A boat carrying migrants stranded in the Strait of Gibraltar in September. (Credit: Marcos Moreno/Agence France-Presse -- Getty Images)

If we fail to learn from the past, we do so at our own peril. That was one of the messages from the Chinese artist-activist Ai Weiwei to a gathering of world leaders, academics and activists at the Athens Democracy Forum here last week.

“There’s a potential to totally forget the past, and not to remember those lessons we have learned,” said Mr. Ai, who spoke in support of migrants around the globe. “We have a potential to be very mean, to be hateful, not only to close in but really damage others, and to use some excuse and reason to separate humanity. I think that is part of human nature.”

Mr. Ai, whose recent artwork has been inspired by the plight of refugees, said that all countries needed to unite and assert “global leadership” on the issue of migration, because it was “not going to stop” and might worsen because of environmental disasters, famine and population growth. Yet a strikingly different response to global migration came from others at the forum, which was convened by The New York Times in cooperation with the city of Athens and the United Nations and is in its sixth year.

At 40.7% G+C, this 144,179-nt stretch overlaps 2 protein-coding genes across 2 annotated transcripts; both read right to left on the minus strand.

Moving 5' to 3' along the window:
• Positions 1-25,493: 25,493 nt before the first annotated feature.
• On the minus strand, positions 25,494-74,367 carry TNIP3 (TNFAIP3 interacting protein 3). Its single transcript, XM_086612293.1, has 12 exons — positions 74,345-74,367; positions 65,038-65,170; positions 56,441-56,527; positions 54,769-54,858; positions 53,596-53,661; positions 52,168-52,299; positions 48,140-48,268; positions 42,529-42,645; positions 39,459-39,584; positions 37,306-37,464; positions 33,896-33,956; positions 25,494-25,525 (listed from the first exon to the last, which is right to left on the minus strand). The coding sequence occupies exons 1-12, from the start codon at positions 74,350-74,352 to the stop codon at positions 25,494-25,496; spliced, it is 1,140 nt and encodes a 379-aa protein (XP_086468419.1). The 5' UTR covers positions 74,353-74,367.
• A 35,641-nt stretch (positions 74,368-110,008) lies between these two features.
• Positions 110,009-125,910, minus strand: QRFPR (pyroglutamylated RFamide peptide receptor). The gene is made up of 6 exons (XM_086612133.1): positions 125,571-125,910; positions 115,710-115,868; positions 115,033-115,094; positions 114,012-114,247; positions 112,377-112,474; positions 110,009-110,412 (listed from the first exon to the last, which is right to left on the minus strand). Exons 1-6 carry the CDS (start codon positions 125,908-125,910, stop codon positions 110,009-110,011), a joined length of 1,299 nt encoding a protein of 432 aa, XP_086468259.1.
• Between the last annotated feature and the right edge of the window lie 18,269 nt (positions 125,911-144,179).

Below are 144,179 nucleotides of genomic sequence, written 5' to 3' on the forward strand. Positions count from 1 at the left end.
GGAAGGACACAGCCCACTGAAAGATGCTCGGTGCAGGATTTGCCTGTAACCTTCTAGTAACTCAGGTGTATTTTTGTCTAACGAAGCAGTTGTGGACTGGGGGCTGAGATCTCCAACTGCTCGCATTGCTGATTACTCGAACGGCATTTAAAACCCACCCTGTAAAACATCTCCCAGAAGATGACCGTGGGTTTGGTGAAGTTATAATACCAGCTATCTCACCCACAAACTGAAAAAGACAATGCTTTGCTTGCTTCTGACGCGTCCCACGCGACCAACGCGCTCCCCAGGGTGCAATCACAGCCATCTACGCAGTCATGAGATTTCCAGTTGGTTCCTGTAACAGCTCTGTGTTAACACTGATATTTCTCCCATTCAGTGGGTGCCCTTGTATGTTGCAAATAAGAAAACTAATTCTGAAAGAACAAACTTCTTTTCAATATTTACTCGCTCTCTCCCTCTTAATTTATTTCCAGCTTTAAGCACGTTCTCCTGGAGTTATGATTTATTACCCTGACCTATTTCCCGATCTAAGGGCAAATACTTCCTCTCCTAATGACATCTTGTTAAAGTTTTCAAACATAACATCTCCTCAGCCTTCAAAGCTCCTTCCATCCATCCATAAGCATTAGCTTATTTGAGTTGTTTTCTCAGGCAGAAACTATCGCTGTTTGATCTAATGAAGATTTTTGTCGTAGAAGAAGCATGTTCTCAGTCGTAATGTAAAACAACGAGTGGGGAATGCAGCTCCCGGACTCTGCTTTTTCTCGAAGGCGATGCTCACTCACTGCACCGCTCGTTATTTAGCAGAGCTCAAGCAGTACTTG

“What’s corrupting politics in Europe today is the influx of migrants,” said Kishore Mahbubani, former ambassador to the United Nations from Singapore, “and that clearly is shifting the debate in Sweden, Germany and everywhere to the far right.” Mr. Mahbubani, a professor at the National University of Singapore, then suggested that Europe should consider a “strategic pause” on immigration.

“That way the populations can breathe a sigh of relief,” he added, speaking at the panel, “The Allure of the Illiberal.” “Then the political debate will shift to the middle, where you want it to be.” Otherwise, “you’re going to end up with illiberal regimes because of liberal principles.”

Immigration was a prominent part of the overall theme of the forum: that liberal democracy is facing perils on multiple fronts and must be defended to prevent the rise of more dictatorships.

“Arch,” by Ai Weiwei, installed at Washington Square Park in New York. The artist-activist created a series of public artworks on immigration, titled “Good Fences Make Good Neighbors,” in 2017. 
(Credit: Vincent Tullo/The New York Times)